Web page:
versión On-line ISSN 2224-9435
versión impresa ISSN 1019-9128
J. S. Afr. Vet. Assoc. vol.86 no.1 Cape Town 2015
Anna HawI; Markus HofmeyrII; Andrea FullerI; Peter BussII; Michele MillerIII; Gregory FlemingIV, †; Leith MeyerV
ISchool of Physiology, Faculty of Health Sciences, University of the Witwatersrand, South Africa
IISouth African National Parks, Skukuza, South Africa
IIIDivision of Molecular Biology and Human Genetics, DST/NRF Centre of Excellence for Biomedical Tuberculosis, Stellenbosch University, South Africa
IVDisney's Animal Programs and Environmental Initiatives, Lake Buena Vista, United States
VDepartment of Paraclinical Sciences, University of Pretoria, Onderstepoort, South Africa
Opioid-induced immobilisation results in severe respiratory compromise in the white rhinoceros (Ceratotherium simum). The effectiveness of oxygen insufflation combined with butorphanol in alleviating respiratory depression in free-ranging chemically immobilised white rhinoceroses was investigated. In this prospective intervention study 14 free-ranging white rhinoceroses were immobilised with a combination of etorphine, azaperone and hyaluronidase. Six minutes (min) after the animals became recumbent, intravenous butorphanol was administered and oxygen insufflation was initiated. Previous boma trial results were used for comparison, using repeated measures two-way analysis of variance. The initial immobilisation-induced hypoxaemia in free-ranging rhinoceroses (arterial partial pressure of oxygen [PaO2] 35.4 mmHg ± 6.6 mmHg) was similar to that observed in boma-confined rhinoceroses (PaO2 31 mmHg ± 6 mmHg, n = 8). Although the initial hypercapnia (PaCO2 63.0 mmHg ± 7.5 mmHg) was not as severe as that in animals in the boma trial (79 mmHg ± 7 mmHg), the field-immobilised rhinoceroses were more acidaemic (pH 7.10 ± 0.14) at the beginning of the immobilisation compared with boma-immobilised rhinoceroses (pH 7.28 ± 0.04). Compared with pre-intervention values, butorphanol with oxygen insufflation improved the PaO2 (81.2 mmHg ± 23.7 mmHg, p < 0.001, 5 min vs 20 min), arterial partial pressure of carbon dioxide (55.3 mmHg ± 5.2 mmHg, p < 0.01, 5 min vs 20 min), pH (7.17 ± 0.11, p < 0.001, 5 min vs 20 min), heart rate (78 breaths/min ± 20 breaths/min, p < 0.001, 5 min vs 20 min) and mean arterial blood pressure (105 mmHg ± 14 mmHg, p < 0.01, 5 min vs 20 min). Oxygen insufflation combined with a single intravenous dose of butorphanol improved oxygenation and reduced hypercapnia and acidaemia in immobilised free-ranging white rhinoceroses.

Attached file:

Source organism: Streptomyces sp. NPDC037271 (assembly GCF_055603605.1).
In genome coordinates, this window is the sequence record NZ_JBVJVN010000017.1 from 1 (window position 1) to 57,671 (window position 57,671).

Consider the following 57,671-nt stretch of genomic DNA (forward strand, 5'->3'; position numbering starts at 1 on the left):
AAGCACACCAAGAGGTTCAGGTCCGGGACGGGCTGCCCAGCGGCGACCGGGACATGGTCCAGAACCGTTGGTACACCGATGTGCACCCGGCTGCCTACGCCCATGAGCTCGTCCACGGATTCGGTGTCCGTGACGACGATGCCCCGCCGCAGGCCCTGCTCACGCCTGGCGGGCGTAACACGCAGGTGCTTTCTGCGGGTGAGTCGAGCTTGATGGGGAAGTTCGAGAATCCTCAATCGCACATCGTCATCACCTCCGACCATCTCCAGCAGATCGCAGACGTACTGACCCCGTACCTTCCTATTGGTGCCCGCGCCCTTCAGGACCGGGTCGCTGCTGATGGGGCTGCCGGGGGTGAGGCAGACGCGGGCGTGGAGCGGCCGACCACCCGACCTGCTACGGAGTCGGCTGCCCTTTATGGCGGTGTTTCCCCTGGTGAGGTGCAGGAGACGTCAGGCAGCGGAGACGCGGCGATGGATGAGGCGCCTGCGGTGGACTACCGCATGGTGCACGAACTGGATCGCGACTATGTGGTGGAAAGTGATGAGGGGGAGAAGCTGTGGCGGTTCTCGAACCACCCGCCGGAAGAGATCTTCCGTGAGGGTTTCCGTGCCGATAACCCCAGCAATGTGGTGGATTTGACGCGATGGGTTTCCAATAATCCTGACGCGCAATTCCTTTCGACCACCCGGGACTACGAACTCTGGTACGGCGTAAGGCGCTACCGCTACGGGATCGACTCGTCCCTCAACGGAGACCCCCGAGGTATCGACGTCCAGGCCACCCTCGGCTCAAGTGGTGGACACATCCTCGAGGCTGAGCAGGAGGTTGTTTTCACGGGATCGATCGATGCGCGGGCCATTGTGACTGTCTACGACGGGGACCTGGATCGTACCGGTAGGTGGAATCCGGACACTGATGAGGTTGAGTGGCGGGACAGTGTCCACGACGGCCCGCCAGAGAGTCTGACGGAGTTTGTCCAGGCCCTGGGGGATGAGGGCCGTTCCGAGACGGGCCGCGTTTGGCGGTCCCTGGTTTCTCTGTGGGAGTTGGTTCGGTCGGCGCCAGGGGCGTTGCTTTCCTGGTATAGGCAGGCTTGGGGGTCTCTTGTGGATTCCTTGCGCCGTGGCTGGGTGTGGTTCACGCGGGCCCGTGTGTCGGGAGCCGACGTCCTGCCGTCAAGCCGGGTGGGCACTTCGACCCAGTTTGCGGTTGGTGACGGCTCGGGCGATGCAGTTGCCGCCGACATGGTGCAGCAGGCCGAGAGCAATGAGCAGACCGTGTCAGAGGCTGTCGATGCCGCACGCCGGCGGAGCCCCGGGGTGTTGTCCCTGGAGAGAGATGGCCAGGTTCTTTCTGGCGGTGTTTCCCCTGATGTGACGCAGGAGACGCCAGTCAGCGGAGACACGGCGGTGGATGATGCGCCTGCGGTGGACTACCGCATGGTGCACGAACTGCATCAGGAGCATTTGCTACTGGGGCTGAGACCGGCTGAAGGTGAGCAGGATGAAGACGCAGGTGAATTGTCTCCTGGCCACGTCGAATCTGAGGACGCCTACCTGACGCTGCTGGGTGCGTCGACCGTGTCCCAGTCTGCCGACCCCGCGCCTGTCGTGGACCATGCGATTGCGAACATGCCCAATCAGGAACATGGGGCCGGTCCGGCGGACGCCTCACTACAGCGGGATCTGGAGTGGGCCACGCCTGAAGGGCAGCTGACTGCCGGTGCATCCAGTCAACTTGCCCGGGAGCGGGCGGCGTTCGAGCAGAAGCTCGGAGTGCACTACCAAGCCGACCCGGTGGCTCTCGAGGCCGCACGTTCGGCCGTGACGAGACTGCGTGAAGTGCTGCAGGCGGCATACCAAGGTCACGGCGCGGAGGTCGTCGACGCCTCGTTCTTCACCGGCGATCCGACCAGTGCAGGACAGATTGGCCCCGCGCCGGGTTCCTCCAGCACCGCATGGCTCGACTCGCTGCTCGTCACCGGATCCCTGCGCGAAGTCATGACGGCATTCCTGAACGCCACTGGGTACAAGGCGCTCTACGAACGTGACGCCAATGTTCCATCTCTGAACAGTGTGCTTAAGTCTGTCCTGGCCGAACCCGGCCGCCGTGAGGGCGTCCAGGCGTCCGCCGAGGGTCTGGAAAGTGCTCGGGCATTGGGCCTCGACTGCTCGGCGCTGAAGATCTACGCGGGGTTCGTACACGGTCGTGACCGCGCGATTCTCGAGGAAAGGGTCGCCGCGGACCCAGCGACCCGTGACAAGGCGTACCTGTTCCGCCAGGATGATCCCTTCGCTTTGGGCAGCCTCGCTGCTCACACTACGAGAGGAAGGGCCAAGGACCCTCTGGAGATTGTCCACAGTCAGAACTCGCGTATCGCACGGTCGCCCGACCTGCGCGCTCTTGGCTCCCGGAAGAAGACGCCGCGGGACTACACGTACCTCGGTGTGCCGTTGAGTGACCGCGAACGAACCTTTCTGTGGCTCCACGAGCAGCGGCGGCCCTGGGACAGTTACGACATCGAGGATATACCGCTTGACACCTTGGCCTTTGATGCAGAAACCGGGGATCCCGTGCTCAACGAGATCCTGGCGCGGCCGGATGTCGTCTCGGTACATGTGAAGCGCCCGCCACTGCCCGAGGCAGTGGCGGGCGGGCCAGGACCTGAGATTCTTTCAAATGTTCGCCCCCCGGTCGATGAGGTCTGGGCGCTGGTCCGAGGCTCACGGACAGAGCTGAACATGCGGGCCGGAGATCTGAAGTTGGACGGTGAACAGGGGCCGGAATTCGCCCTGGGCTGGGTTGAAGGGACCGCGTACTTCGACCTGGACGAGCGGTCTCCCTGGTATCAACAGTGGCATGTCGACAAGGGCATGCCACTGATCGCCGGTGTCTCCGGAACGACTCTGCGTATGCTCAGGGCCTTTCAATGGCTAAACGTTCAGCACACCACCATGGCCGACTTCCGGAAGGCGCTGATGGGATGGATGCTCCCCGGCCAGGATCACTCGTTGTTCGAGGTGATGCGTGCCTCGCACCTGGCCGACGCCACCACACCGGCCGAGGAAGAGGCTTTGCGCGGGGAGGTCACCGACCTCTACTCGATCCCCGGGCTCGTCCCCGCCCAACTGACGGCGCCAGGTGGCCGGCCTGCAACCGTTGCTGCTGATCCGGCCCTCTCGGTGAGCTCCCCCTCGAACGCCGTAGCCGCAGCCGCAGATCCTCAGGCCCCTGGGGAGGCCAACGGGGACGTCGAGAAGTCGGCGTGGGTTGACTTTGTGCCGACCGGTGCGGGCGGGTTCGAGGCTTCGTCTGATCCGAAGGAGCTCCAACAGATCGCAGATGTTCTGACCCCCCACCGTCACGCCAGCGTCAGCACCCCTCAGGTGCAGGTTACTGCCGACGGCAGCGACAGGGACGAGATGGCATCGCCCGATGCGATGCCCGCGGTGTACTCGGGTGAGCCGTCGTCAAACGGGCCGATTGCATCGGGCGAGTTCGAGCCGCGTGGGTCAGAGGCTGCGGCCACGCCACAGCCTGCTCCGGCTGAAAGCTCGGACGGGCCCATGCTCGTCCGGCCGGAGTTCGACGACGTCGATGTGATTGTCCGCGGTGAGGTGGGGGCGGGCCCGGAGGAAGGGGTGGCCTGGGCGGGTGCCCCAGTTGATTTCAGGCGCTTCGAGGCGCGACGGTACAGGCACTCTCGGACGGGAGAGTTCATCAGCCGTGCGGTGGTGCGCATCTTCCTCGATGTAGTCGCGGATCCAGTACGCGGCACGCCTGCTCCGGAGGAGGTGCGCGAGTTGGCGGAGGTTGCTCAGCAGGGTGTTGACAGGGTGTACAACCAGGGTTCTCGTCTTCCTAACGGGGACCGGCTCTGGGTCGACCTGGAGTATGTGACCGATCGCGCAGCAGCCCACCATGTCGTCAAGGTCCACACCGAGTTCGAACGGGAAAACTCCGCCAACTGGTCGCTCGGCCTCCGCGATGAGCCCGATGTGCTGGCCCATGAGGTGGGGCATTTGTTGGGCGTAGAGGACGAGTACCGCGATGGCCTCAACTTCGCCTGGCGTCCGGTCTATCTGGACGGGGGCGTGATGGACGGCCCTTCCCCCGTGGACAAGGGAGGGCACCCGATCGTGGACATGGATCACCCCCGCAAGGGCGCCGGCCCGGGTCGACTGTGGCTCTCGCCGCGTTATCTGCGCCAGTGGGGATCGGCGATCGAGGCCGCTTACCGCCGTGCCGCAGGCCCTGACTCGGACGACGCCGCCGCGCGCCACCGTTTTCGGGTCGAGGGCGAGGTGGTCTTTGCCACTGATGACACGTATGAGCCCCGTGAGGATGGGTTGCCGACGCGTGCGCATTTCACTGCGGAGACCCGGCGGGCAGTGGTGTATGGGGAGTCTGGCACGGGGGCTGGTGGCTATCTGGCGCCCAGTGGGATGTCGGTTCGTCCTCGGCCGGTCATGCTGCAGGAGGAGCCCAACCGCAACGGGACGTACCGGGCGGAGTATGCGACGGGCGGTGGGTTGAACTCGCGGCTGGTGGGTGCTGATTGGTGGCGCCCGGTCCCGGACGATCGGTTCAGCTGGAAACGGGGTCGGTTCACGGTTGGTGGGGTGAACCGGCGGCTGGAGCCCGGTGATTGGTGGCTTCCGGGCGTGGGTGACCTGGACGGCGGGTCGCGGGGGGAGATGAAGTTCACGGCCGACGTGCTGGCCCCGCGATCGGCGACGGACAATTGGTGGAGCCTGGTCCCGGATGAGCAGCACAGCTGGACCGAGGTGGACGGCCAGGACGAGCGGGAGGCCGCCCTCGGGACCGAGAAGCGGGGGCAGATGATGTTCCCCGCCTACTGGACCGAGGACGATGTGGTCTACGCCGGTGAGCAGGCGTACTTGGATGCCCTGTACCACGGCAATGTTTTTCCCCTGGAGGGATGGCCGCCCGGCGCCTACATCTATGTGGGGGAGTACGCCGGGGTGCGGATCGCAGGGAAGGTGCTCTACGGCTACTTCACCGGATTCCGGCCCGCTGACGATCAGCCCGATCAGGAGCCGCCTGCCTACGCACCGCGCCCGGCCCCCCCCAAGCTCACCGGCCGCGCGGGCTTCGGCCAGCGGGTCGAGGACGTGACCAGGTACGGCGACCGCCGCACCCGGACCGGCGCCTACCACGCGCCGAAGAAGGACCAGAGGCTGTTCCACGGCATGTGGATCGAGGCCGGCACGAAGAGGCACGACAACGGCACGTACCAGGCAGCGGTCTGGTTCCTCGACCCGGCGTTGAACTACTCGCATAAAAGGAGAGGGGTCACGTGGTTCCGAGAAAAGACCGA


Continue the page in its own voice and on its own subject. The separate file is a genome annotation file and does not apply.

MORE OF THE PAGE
A key component of the conservation of white rhinoceroses (Ceratotherium simum) relies on the ability to safely immobilise these large pachyderms for translocation, dehorning, identity marking and veterinary treatments. Potent mu-agonist opioids, such as etorphine hydrochloride, are the only category of drugs capable of inducing rapid and reversible immobilisation of free-ranging white rhinoceroses. However, a drawback of use of these potent opioids is respiratory depression characterised by hypoventilation, hypoxaemia, hypercapnia and acidaemia (Burroughs, Meltzer & Morkel 2012; Bush et al. 2004; Hattingh & Knox 1994; Heard, Olsen & Stover1992; Portas 2004; Wenger et al. 2007).
The massive size of the white rhinoceros, and in particular its large digestive tract together with muscle rigidity are thought to be significant factors in reducing the ability of the animal to breathe adequately during recumbency (Cornick-Seahorn et al. 1995). As a result, potentially life-threatening hypoxaemia is one of the most significant side-effects in etorphine-immobilised free-ranging white rhinoceroses (Fahlman, Foggin & Nyman 2004; Heard et al. 1992; Kock et al. 1995; Raath 1999).
In a series of controlled experiments in captive white rhinoceroses housed in bomas (small enclosures to hold wild animals temporarily) it was demonstrated that intravenous butorphanol administered at the beginning of the immobilisation period, together with oxygen insufflation supplied throughout immobilisation, provided the best cardiorespiratory-supportive treatment for immobilised, laterally recumbent rhinoceroses (Haw et al. 2014). However, outside the experimental setting most rhinoceroses are wild caught in the field. The physiology of field-immobilised rhinoceroses may differ substantially from that of boma-kept animals, particularly if exercise and additional stress are imposed by a vehicle or helicopter chase to which an animal is not accustomed. It is therefore not known whether a cardiorespiratory treatment found to be effective in immobilised, boma-kept rhinoceroses would be as effective in free-ranging rhinoceros.
The aim of the present study was to establish whether butorphanol combined with oxygen insufflation would afford the same positive results in field-immobilised rhinoceroses as it did in boma-kept white rhinoceroses.
Research method and design
Study area and sample population
The study animals were 14 sub-adult (3-7 year-old) male white rhinoceroses, which were immobilised in Kruger National Park (-24.98984 S, 31.59263 E, altitude 317 m) during February 2013. All immobilisations took place between 06:00 and 12:30 and ambient temperature was between 22 °C and 32 °C. Barometric pressure, measured by the on-board barometer of the blood gas analyser, ranged from 717.1 mmHg to 748.3 mmHg. All animals appeared healthy based on body condition, which was confirmed on retrospective haematology and serum biochemical analyses.
Fourteen rhinoceroses were immobilised with a combination of 2.0 mg - 3.5 mg etorphine hydrochloride (M99®, Novartis, Kempton Park, South Africa, 9.8 mg/mL), 30.0 mg - 52.5 mg azaperone (Stressnil®, Janssen Pharmaceuticals Ltd, Halfway House, South Africa, 40 mg/mL), and 2500 IU hyaluronidase (lyophilised hyalase, Kyron Laboratories, Benrose, South Africa). Each rhinoceros was located and darted from a helicopter, and drug doses were determined by an experienced veterinarian (M.H.) based on estimated body mass.